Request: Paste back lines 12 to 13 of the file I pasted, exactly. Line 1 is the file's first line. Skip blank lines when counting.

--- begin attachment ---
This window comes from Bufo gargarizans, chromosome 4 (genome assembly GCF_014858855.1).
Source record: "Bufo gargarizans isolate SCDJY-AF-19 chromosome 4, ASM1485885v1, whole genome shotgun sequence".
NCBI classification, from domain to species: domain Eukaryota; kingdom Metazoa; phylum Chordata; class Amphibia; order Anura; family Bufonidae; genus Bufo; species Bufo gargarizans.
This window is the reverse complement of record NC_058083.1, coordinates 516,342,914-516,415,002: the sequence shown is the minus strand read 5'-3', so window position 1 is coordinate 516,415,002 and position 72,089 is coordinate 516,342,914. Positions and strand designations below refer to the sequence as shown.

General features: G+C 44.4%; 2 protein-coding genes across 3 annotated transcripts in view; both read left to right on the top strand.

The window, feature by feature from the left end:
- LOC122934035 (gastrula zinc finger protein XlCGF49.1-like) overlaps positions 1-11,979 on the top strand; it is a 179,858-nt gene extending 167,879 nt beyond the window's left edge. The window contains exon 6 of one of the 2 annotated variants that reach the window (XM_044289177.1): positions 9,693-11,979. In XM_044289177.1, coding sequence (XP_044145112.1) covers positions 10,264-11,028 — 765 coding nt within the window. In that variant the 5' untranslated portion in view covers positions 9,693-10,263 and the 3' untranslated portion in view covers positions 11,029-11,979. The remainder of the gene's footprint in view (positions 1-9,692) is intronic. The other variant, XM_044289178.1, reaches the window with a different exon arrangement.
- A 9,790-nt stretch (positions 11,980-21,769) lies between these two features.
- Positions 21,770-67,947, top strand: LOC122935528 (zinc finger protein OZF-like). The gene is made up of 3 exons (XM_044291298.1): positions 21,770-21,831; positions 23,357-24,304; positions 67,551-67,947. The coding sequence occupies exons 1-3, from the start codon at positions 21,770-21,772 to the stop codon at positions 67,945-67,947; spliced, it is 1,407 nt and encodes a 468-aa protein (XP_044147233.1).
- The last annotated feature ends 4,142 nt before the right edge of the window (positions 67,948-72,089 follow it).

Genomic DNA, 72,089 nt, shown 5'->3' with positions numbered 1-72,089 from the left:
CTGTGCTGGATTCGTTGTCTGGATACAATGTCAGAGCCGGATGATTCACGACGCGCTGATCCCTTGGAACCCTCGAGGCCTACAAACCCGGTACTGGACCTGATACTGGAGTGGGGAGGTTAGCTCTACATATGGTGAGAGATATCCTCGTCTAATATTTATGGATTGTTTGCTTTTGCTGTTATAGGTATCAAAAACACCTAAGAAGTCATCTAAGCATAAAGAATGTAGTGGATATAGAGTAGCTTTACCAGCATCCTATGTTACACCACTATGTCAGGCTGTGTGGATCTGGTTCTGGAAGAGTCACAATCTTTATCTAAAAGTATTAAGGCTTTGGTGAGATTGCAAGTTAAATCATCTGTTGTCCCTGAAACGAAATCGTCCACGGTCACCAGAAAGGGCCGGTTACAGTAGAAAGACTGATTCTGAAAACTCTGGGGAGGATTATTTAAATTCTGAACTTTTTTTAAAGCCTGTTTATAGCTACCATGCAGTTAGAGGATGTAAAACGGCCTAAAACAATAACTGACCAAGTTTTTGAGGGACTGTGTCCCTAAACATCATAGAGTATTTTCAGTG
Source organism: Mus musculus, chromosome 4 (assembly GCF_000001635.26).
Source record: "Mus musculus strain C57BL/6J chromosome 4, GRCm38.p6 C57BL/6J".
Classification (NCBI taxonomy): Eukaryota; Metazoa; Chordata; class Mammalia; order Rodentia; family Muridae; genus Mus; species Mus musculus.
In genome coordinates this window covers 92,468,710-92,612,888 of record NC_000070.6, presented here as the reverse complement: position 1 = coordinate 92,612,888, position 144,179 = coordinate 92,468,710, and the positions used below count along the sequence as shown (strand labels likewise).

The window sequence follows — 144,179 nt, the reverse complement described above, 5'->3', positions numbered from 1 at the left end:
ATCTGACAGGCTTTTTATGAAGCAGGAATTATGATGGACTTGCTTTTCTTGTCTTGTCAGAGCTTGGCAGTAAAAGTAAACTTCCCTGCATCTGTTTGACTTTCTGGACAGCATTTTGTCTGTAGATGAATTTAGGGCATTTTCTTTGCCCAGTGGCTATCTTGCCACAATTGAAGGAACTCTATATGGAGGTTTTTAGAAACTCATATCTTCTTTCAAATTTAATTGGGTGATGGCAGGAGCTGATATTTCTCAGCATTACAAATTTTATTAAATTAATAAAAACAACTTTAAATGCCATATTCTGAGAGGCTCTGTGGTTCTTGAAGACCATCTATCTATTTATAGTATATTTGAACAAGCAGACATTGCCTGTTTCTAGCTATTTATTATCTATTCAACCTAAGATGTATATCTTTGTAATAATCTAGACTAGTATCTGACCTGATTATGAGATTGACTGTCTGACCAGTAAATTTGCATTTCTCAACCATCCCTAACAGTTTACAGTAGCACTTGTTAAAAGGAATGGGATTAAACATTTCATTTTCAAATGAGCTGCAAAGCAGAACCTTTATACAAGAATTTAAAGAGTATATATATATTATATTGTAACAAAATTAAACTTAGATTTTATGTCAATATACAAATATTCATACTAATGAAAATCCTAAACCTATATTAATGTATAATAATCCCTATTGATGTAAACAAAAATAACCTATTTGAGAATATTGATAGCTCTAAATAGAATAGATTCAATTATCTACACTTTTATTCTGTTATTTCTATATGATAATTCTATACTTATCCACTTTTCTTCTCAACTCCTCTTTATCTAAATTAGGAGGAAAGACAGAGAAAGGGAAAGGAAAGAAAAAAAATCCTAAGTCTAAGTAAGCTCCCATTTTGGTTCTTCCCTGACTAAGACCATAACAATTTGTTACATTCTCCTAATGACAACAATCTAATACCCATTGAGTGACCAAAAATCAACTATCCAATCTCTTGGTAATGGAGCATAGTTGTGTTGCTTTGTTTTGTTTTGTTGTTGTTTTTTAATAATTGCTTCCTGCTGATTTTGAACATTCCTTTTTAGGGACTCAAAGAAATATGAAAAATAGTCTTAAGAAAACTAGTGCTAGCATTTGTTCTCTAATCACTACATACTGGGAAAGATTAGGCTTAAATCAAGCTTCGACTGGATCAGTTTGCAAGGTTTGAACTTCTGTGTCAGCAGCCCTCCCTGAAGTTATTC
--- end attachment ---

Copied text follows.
CTGTGCTGGATTCGTTGTCTGGATACAATGTCAGAGCCGGATGATTCACGACGCGCTGATCCCTTGGAACCCTCGAGGCCTACAAACCCGGTACTGGACCTGATACTGGAGTGGGGAGGTTAGCTCTACATATGGTGAGAGATATCCTCGTCTAATATTTATGGATTGTTTGCTTTTGCTGTTATAGGTATCAAAAACACCTAAGAAGTCATCTAAGCATAAAGAATGTAGTGGATATAGAGTAGCTTTACCAGCATCCTATGTTACACCACTATGTCAGGCTGTGTGGATCTGGTTCTGGAAGAGTCACAATCTTTATCTAAAAGTATTAAGGCTTTGGTGAGATTGCAAGTTAAATCATCTGTTGTCCCTGAAACGAAATCGTCCACGGTCACCAGAAAGGGCCGGTTACAGTAGAAAGACTGATTCTGAAAACTCTGGGGAGGATTATTTAAATTCTGAACTTTTTTTAAAGCCTGTTTATAGCTACCATGCAGTTAGAGGATGTAAAACGGCCTAAAACAATAACTGACCAAGTTTTTGAGGGACTGTGTCCCTAAACATCATAGAGTATTTTCAGTG
Source organism: Mus musculus, chromosome 4 (assembly GCF_000001635.26).